TSCA and Wood Products: What Importers Should Know

TSCA and Wood Products: What Importers Should Know

tsca wood products

In the realm of international trade, it’s essential for importers dealing with wood products to understand the Toxic Substance Control Act (TSCA) Title VI, which imposes strict formaldehyde emissions standards on composite wood products. As these regulations affect a wide range of businesses—from manufacturers to retailers—it’s crucial for stakeholders in the supply chain to understand the types of products impacted and the steps importers must take to ensure compliance.

What does the TSCA Title VI require?

Under TSCA Title VI, the U.S. Environmental Protection Agency (EPA) states that composite wood products must undergo testing and certification to ensure that only compliant products enter the supply chain. This involves certification by an EPA-recognized third-party certifier (TPC), often referred to as an EPA TSCA Title VI TPC. The EPA recognizes three types of composite wood products regulations:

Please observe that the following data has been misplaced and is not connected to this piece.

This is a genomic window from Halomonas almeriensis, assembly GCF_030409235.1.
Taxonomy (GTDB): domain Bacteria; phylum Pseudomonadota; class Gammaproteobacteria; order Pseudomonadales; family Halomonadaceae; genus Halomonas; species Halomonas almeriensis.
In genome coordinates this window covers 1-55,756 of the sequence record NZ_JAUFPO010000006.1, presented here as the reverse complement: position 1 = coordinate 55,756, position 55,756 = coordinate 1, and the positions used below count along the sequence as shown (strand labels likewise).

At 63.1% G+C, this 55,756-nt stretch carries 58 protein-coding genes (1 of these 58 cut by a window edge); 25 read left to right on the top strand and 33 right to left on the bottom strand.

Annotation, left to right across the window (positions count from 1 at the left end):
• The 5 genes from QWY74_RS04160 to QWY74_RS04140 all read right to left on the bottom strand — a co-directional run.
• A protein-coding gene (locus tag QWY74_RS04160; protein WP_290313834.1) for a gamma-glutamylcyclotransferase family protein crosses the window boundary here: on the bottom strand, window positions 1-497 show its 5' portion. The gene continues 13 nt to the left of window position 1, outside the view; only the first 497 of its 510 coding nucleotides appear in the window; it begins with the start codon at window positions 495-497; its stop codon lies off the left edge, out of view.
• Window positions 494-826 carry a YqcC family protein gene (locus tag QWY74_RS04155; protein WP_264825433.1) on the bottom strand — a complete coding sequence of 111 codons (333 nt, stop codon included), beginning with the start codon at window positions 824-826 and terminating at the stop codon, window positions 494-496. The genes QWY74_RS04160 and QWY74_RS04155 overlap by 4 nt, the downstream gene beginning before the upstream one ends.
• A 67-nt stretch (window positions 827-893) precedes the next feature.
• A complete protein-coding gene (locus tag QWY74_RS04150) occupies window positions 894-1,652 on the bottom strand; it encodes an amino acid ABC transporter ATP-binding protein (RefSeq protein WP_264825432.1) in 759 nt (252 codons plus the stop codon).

• – Hardwood plywood
  • – Medium-density fiberboard (MDF), including thin MDF
  • – Particleboard

In addition to testing and certification, the regulation imposes recordkeeping, reporting and labeling requirements. All applications and notifications related to the final rule must be submitted through the EPA Central Data Exchange (CDX), ensuring transparency and accountability throughout the process.

Both parties need to work together to ensure compliance. For instance, importers should verify that manufacturers have conducted the necessary testing and certification before importing the products. Additionally, manufacturers should provide the required documentation and labeling to support compliance.

Which types of businesses are affected by TSCA Title VI?

TSCA Title VI impacts various entities within the supply chain, including composite wood panel producers, fabricators, third-party certifiers, importers, distributors and retailers. Here’s a breakdown of the businesses likely to be affected by TSCA Title VI:

  • – Furniture merchant wholesalers
  • – Lumber, plywood, millwork, and wood panel merchant wholesalers
  • – Furniture stores
  • – Building material and supplies dealers
  • – Manufactured (mobile) home dealers
  • – Recreational vehicle (RV) dealers
  • – Recreational vehicle merchant wholesalers
  • – Other construction material merchant wholesalers, wholesale distributors of manufactured homes and/or prefabricated buildings

Which products are exempt from TSCA Title VI?

Several products are exempt from TSA Title VI, including:

  • – Hardboard
  • – Structural plywood